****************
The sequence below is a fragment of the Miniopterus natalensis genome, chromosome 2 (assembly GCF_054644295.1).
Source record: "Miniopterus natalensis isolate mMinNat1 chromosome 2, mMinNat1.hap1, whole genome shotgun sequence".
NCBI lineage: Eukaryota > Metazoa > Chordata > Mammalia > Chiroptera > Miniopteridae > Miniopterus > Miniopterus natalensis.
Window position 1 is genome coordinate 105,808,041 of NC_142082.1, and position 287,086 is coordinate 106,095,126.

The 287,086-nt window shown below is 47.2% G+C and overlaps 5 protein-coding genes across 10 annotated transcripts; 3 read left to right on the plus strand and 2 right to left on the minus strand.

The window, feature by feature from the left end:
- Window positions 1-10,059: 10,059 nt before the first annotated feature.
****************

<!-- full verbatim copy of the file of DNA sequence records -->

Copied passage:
The sequence below is a fragment of the Miniopterus natalensis genome, chromosome 2 (assembly GCF_054644295.1).
Source record: "Miniopterus natalensis isolate mMinNat1 chromosome 2, mMinNat1.hap1, whole genome shotgun sequence".
NCBI lineage: Eukaryota > Metazoa > Chordata > Mammalia > Chiroptera > Miniopteridae > Miniopterus > Miniopterus natalensis.
Window position 1 is genome coordinate 105,808,041 of NC_142082.1, and position 287,086 is coordinate 106,095,126.

The 287,086-nt window shown below is 47.2% G+C and overlaps 5 protein-coding genes across 10 annotated transcripts; 3 read left to right on the plus strand and 2 right to left on the minus strand.

The window, feature by feature from the left end:
- Window positions 1-10,059: 10,059 nt before the first annotated feature.